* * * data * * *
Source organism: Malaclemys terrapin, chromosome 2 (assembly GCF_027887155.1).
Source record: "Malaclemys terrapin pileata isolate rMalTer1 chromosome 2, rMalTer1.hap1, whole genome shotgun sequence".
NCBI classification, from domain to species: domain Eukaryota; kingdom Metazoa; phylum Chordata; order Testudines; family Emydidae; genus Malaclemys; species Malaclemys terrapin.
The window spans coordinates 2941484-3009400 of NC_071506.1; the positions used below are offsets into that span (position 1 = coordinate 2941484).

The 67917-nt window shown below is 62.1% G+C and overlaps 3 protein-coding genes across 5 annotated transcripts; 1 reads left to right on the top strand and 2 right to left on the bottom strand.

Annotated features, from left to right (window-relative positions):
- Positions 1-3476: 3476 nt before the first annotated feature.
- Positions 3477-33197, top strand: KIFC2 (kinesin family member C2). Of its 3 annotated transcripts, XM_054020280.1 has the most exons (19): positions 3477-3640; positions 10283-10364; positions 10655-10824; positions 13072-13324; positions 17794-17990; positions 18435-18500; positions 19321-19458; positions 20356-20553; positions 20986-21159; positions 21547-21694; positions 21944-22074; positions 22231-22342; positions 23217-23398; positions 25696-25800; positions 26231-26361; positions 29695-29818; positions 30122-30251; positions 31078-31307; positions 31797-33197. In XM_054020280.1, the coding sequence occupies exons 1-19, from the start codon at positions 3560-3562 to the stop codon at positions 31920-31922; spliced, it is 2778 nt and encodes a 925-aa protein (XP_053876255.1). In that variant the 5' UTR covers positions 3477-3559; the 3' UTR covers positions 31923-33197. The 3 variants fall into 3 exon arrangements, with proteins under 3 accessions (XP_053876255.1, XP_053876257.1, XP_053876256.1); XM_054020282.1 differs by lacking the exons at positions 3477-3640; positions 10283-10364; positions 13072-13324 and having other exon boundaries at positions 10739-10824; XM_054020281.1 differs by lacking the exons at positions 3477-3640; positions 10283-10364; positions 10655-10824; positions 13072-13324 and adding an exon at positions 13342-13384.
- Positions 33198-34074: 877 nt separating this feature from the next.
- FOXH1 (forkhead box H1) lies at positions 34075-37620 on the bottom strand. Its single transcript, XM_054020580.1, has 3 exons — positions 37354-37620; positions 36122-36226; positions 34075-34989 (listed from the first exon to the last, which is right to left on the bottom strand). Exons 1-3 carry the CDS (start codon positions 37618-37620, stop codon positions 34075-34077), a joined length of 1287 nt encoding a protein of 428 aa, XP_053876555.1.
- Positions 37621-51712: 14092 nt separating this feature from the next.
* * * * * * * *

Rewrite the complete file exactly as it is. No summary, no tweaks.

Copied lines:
Source organism: Malaclemys terrapin, chromosome 2 (assembly GCF_027887155.1).
Source record: "Malaclemys terrapin pileata isolate rMalTer1 chromosome 2, rMalTer1.hap1, whole genome shotgun sequence".
NCBI classification, from domain to species: domain Eukaryota; kingdom Metazoa; phylum Chordata; order Testudines; family Emydidae; genus Malaclemys; species Malaclemys terrapin.
The window spans coordinates 2941484-3009400 of NC_071506.1; the positions used below are offsets into that span (position 1 = coordinate 2941484).

The 67917-nt window shown below is 62.1% G+C and overlaps 3 protein-coding genes across 5 annotated transcripts; 1 reads left to right on the top strand and 2 right to left on the bottom strand.

Annotated features, from left to right (window-relative positions):
- Positions 1-3476: 3476 nt before the first annotated feature.
- Positions 3477-33197, top strand: KIFC2 (kinesin family member C2). Of its 3 annotated transcripts, XM_054020280.1 has the most exons (19): positions 3477-3640; positions 10283-10364; positions 10655-10824; positions 13072-13324; positions 17794-17990; positions 18435-18500; positions 19321-19458; positions 20356-20553; positions 20986-21159; positions 21547-21694; positions 21944-22074; positions 22231-22342; positions 23217-23398; positions 25696-25800; positions 26231-26361; positions 29695-29818; positions 30122-30251; positions 31078-31307; positions 31797-33197. In XM_054020280.1, the coding sequence occupies exons 1-19, from the start codon at positions 3560-3562 to the stop codon at positions 31920-31922; spliced, it is 2778 nt and encodes a 925-aa protein (XP_053876255.1). In that variant the 5' UTR covers positions 3477-3559; the 3' UTR covers positions 31923-33197. The 3 variants fall into 3 exon arrangements, with proteins under 3 accessions (XP_053876255.1, XP_053876257.1, XP_053876256.1); XM_054020282.1 differs by lacking the exons at positions 3477-3640; positions 10283-10364; positions 13072-13324 and having other exon boundaries at positions 10739-10824; XM_054020281.1 differs by lacking the exons at positions 3477-3640; positions 10283-10364; positions 10655-10824; positions 13072-13324 and adding an exon at positions 13342-13384.
- Positions 33198-34074: 877 nt separating this feature from the next.
- FOXH1 (forkhead box H1) lies at positions 34075-37620 on the bottom strand. Its single transcript, XM_054020580.1, has 3 exons — positions 37354-37620; positions 36122-36226; positions 34075-34989 (listed from the first exon to the last, which is right to left on the bottom strand). Exons 1-3 carry the CDS (start codon positions 37618-37620, stop codon positions 34075-34077), a joined length of 1287 nt encoding a protein of 428 aa, XP_053876555.1.
- Positions 37621-51712: 14092 nt separating this feature from the next.